The Institute for Midrashic Studies of the New Testament

The Midrash Key. Tracing Jesus’ Teachings to Their Old Testament Jewish Roots

Vasicek, Edward J. The Midrash Key. Tracing Jesus’ Teachings to Their Old Testament Jewish Roots. Self-published, 2010.

Pastor Vasicek’s contention in “The Midrash Key” is that the 2nd Century Church threw away the key to interpreting some of the nuances of Scripture-based partly on anti-Semitism and that affects our interpretation of the New Testament. Religious artwork inaccuracies serve as a visual object lesson showing that lack of knowledge of 1st Century Judaism contributes to ‘missing the mark’.

He proposes that much of Jesus’ teachings are midrashic from Deuteronomy but paradigm blindness has kept us from realizing Jesus’ teachings are rabbinic in nature. Vasicek asserts that Jesus’ Sermon on the Mount is a Midrash of sections of Deuteronomy (primarily) and Leviticus and relates historical facts though he doesn’t elucidate the mechanics of Midrash to his assertions. Rather it appears from his presentation that at times Jesus was commenting on previous Jewish commentators from Bet Hillel and Get Shammai camps, and he notes some similarities between Jesus’ teaching and Jewish Sources such as the Talmud. He does admit his look at Midrashim is brief.

He compares Deuteronomy 8:3-18 with Matthew 6:24-34 for example, which very well may be the Source Text (he calls it the “mother text”) and the Midrash but he provides no mechanics or tools for the reader to come to their own conclusion. It is important to note that Pastor Vasicek does place emphasis on the Hebrew Scriptures, the Tanakh (he calls them the ‘First Testament’). He compares Matthew 5:48 with Deuteronomy 18:13 which some would say is a quote. Again the mechanics of the quote woven into Jesus’ teaching is not expounded upon.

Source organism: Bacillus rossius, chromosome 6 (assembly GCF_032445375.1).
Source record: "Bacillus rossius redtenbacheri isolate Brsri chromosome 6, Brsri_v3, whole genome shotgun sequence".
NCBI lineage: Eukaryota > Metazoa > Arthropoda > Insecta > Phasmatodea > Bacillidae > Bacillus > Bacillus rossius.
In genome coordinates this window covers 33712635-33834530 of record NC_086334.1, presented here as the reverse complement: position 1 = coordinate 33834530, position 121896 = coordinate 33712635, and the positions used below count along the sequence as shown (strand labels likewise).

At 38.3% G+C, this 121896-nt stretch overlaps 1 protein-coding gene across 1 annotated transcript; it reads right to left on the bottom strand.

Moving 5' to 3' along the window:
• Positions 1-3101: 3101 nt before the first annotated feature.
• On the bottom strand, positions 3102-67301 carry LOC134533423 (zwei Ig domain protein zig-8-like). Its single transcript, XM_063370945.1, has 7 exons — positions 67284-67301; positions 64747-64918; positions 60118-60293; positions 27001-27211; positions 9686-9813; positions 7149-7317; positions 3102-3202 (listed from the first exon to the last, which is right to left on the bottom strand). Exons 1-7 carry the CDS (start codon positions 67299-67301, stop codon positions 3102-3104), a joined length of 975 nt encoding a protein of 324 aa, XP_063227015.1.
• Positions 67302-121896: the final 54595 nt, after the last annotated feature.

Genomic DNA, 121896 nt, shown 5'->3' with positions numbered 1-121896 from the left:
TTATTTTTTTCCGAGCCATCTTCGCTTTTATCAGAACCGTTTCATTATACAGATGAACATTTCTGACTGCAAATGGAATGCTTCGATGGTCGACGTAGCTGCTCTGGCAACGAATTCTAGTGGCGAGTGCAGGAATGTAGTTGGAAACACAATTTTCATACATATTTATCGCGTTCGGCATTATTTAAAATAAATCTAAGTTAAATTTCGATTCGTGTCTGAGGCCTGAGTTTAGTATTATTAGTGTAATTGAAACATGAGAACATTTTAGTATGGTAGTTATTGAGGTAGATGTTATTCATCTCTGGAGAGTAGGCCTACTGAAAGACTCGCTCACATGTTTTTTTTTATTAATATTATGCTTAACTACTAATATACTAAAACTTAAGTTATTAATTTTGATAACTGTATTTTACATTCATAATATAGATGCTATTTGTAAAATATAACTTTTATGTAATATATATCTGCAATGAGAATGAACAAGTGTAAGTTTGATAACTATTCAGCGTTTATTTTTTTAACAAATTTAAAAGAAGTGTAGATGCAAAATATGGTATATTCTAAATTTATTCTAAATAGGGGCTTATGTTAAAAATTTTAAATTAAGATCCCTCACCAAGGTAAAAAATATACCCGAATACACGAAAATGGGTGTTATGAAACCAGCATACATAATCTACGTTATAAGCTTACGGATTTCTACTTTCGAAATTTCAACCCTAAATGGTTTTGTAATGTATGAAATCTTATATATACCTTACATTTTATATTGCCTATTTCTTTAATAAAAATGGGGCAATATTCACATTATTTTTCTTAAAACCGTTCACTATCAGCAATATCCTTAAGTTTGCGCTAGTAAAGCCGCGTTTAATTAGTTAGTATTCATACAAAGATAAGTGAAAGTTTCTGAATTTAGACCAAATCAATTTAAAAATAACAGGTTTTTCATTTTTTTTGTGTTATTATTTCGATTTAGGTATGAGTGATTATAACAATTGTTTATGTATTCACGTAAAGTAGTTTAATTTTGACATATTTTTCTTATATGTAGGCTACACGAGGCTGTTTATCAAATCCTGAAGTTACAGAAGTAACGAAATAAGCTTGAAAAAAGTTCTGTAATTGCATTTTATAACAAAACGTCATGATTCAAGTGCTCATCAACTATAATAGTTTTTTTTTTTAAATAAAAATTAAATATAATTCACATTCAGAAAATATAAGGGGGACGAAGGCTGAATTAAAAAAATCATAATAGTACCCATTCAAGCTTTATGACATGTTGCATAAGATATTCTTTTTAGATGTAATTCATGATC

The author has made some observations worth noting. He recognizes that a commentary may come from two sources. He labels this as a “double Midrash” (p. 88). I have labeled this as “overlaying Midrashim”. He also spends time explaining Jewish customs that the reader may not be familiar with, particularly in some lengthy footnotes but also within the text. (He provides 350 footnotes.)

Vasicek doesn’t limit his discussion to the Sermon on the Mount but also mentions Peter’s (1 Peter 4:8) ‘Midrash’ on Proverbs (10:12b) but again does not include any of the mechanics of Midrash. But he does make a great point that the same text from the Hebrew Scripture can provide a different Midrash regarding two different subjects.

Finally, Pastor Vasicek makes a laudable effort to bring Christians into the Hebrew Scriptures, the Old Testament and to understand the Jewish background of 1st Century Christians and that preaching should be done in “couplets” including passages from the Old and New Testaments that parallel each other and that further research and study is necessary regarding Midrash in the New Testament, particularly in Jesus’ teachings.

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